Taliban torn over reforms one year after seizing power

KANDAHAR, AFGHANISTAN: One year from date The Taliban returns to power In Afghanistan, some rifts are opening in their ranks as the key question is how much reform their leaders can tolerate.
Famous during their first reign for their brutal repressions of rights and freedoms, this time the Muslims vowed to rule differently.
On the surface at least, they seem to have changed in some respects.
Officials in Kabul have adopted the technology, while cricket matches are cheered in full stadiums.
Television has been banned The first incarnation of the Taliban governmentwhile Afghans now have access to the internet and social media.
Girls are allowed to attend primary school and female journalists are interviewing government officials – something unthinkable during the Taliban’s first rule in the 1990s.
The group’s tough core, composed of war veterans, resisted any significant ideological shift that could be seen as a sign of surrender to their enemies in the West.
“You have one camp (Taliban), which is pushing for what they see as reform, and another camp that seems to think even these sketchy reforms are too much,” said Ibraheem Bahiss, an analyst on Afghanistan. of the International Crisis Group, said.
The United States and its allies – which have banked Afghanistan for 20 years – have kept the country out of the global banking system and billions of assets frozen abroad, as they try to reform from the Taliban.
With no significant progress, it was the people of Afghanistan who suffered as the country was engulfed in a major economic crisis that has seen some families choose between selling their organs or their newborn daughters.
As for whether the Taliban is capable of reform, analysts caution that recent policy changes are more than “crypto-ism”.
“There are a number of cases where we can point to an evolution in policy, but let’s be very clear… expert of the Washington-based Wilson Center,” said Afghan Michael Kugelman.
Most all-girls high schools remain closed. Many women have been forced out of government jobs, while many fear going out and being punished by the Taliban.
Simple pleasures like music, shisha and card games are tightly controlled in the most conservative areas, while protests have been quelled and journalists are regularly threatened or detained.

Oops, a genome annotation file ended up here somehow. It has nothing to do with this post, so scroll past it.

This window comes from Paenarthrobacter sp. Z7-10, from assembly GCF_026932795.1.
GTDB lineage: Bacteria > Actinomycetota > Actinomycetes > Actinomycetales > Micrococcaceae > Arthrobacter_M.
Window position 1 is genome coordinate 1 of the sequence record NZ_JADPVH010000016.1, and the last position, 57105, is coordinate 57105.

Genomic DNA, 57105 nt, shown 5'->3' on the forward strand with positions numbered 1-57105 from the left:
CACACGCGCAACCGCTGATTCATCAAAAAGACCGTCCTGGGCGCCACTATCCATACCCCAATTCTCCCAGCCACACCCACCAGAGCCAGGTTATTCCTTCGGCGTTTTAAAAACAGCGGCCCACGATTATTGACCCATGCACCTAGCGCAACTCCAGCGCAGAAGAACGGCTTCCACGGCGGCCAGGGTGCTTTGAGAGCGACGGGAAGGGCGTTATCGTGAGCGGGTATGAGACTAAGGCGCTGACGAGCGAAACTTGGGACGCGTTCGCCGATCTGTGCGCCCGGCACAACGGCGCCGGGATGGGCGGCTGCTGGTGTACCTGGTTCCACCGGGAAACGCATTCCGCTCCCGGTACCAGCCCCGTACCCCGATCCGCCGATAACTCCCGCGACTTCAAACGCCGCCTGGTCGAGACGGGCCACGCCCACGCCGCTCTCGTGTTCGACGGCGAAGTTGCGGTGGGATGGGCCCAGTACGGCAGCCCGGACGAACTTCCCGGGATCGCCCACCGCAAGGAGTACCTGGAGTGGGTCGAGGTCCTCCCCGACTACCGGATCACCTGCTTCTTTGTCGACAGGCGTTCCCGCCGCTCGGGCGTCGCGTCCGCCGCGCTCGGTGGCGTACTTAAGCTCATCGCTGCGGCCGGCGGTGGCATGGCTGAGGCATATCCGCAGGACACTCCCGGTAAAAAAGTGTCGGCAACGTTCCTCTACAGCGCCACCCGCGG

The demands from the West for a comprehensive government were ignored, and the assassination al-QaidaKabul’s leader last week highlighted the Taliban’s ongoing relationship with jihadist groups.
It is the word The Taliban’s Power Base of southern Kandahar whose secret supreme leader Hibatullah Akhundzada gathers his veteran warriors and powerful inner religious clerics to impose a harsh interpretation of sharia.
And for them, ideological concerns outweigh any political or economic motivation to create change.
Mohammad Omar Khitabi, a member of the clerical council advising Akhundzada in Kandahar, told AFP: “The needs of the Afghan people are the same as they were 20 years ago.
His thoughts were echoed by Kandahar’s Deputy Director and Chief of Ethics, Abdul Rahman Tayabi, another close aide to the supreme leader.
“Our people don’t have too many demands, like people in other countries might have,” he told AFP.
Afghan families were stunned in March when Akhundzada overturned the education ministry’s decision to reopen high schools for girls.
Some analysts believe he is annoyed by what hardliners might see as surrendering to the West over girls’ rights.
Hopes of restoring international money flow were dashed – to the chagrin of many Taliban officials in Kabul, some voiced opposition to the decision.
Relations with Western diplomats – who regularly meet with Taliban ministers but do not have access to Akhundzada – have suffered a major setback.
A series of directives dating back to the early Taliban rule were quickly implemented.
“Decisions that (Akhundzada) have taken so far have been based on the opinions of religious scholars,” said Abdul Hadi Hammad, head of a madrassa and member of the leader’s advisory council. Supreme said.
Akhundzada has emphasized the need for unity in the movement as he carefully seeks to balance several factions – including competing groups claiming recognition for a 2021 victory over US-led forces. religion.
While Akhundzada advisers claim the Taliban can survive without foreign income, unlocking billions of dollars of frozen assets abroad would be a vital lifeline.
“We know the Taliban can be traded, but they can’t,” a Western diplomat told AFP on condition of anonymity.
Within the movement, no one dared openly challenge Akhundzada’s authority, but discontent was quietly growing in the lower ranks.
“The Taliban protection forces are receiving their salaries late and their salaries are also low. They are not satisfied,” said a middle-level Taliban official based in northwest Pakistan.
Many have returned to their villages or to Pakistan to get other jobs, another Taliban member added.
The movement’s efforts to increase revenue through lucrative coal mining sparked infighting in the North, exacerbated by ethnic divisions and religious sectarianism.
With just a few months until winter, food security and freezing temperatures will put even more pressure on the leaders of one of the world’s poorest countries.
These rising tensions are likely to exacerbate divisions, though likely not enough to force any drastic change in policy, Kugelman said.
“If the Taliban leadership starts to feel very real threats to their political survival, can they change?” he asks.
“Given that they focus on ideology, that may not be true.”

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